Sunday, September 26

‘Saw a million ideas at once’: Kim Jones and Amoako Boafo from Dior Men’s | fashion

WWhen fashion designer Kim Jones stepped down as Louis Vuitton’s male artistic director in 2018, after seven years, Kate Moss and Naomi Campbell literally pulled him off the runway at the Grand Palais in Paris. Dressed in monogrammed coats and boots of LV, the supermodels, and part of Jones’ star-studded inner circle that also includes the Beckhams, they each took one hand and gave it a flashy goodbye on social media. Coming out of Jones, Jones more than proved his worth at Vuitton, making it one of the most influential menswear brands and managing the successful collaboration with Supreme, one of those fashion moments people call a “game changer.” This intersection of high fashion with streetwear can sum up almost an entire era of menswear, one in which Jones has been instrumental.

The past month celebrated several milestones: 20 years since he graduated from Central Saint Martins, 10 years since he assumed the role of Vuitton and three years since he was appointed artistic director of Dior Men. Not that Jones is the type to look back. He is too busy. It’s just an edited guest Vogue Italia with cover stars like Demi Moore and also this month her collaboration with Converse went on sale. This was a crafty move for Converse as Jones has reached sneaker form.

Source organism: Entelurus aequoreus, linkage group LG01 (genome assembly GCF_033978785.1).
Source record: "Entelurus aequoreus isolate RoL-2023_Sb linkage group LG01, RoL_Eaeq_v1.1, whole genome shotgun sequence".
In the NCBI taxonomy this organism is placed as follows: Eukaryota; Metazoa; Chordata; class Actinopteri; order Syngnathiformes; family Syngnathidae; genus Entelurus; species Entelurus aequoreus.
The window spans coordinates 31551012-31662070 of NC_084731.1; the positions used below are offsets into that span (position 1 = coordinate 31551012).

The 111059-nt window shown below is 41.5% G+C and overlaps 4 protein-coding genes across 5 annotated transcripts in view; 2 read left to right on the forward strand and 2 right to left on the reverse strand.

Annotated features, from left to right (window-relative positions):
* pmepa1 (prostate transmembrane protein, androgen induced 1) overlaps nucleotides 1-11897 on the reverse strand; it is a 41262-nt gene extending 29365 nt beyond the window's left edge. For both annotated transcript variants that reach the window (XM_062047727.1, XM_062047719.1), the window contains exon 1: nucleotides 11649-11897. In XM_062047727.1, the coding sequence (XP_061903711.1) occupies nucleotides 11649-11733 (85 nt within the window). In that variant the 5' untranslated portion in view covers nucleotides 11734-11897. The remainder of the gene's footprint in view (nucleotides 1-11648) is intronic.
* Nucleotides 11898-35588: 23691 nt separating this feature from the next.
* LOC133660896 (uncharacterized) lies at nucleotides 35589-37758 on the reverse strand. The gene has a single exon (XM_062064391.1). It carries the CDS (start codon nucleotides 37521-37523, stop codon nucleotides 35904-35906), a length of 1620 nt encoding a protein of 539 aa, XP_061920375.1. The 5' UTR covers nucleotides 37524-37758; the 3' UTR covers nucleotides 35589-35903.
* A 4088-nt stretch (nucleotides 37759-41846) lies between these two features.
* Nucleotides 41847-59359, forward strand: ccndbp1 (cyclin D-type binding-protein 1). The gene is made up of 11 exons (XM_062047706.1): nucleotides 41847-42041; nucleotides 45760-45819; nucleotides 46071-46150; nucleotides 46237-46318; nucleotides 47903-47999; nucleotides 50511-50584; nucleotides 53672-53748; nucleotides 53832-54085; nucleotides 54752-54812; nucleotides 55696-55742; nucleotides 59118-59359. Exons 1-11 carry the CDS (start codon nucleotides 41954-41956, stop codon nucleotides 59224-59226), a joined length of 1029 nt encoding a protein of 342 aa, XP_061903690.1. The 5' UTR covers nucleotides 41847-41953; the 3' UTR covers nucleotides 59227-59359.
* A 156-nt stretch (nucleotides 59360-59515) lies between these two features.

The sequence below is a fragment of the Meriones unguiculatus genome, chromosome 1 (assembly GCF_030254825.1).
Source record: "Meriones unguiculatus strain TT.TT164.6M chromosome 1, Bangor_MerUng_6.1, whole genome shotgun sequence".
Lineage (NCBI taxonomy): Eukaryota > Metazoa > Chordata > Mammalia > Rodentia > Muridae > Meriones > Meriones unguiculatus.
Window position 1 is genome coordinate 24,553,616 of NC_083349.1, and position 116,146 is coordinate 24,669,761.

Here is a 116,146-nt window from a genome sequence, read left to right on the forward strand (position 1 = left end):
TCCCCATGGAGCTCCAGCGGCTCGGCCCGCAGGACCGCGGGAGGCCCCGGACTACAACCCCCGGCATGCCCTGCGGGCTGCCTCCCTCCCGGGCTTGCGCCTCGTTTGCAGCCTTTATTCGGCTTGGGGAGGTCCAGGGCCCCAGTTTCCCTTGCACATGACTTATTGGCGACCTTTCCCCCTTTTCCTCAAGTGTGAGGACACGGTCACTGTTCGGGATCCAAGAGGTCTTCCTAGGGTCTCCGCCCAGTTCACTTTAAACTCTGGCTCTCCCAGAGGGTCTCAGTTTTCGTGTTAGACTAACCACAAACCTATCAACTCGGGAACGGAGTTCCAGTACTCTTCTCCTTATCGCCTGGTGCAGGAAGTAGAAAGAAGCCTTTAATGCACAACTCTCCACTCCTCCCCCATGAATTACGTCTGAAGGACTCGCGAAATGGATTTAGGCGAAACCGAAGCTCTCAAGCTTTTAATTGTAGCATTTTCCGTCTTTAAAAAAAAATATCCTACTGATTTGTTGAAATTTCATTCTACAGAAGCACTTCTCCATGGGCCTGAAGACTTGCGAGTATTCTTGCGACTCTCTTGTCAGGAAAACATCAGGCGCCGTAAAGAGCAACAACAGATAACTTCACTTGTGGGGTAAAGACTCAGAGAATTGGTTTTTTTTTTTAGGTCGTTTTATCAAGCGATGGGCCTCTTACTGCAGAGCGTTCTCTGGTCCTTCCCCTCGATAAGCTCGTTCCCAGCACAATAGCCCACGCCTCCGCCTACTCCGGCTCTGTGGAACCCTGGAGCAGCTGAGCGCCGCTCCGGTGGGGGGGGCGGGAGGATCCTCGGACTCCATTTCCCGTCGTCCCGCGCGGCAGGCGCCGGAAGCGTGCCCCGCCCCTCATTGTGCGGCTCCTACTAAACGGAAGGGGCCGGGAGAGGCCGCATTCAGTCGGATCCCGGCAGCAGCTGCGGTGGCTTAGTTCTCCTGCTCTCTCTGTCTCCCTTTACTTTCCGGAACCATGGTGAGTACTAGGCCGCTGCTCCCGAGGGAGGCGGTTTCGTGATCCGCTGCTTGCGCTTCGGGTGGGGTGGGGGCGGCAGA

Since his arrival at Dior, his work has been both critically acclaimed and commercially successful. Last year, the Dior Air sneaker saw 5 million people sign up in nine hours for a chance to buy a pair, while its reinvention of the brand’s Saddle bag for men has also seen strong sales. At the other end of the spectrum, Jones has infused couture codes into Dior’s men’s offering, mixing it with sportswear to create a modern wardrobe for a Parisian house that opened in 1946.

'It is a technique of painting with the fingers, and with it I do magic': Amoako Boafo.
‘It is a technique of painting with the fingers, and with it I do magic’: Amoako Boafo. Photography: Francis Kokoroko / Christain Dior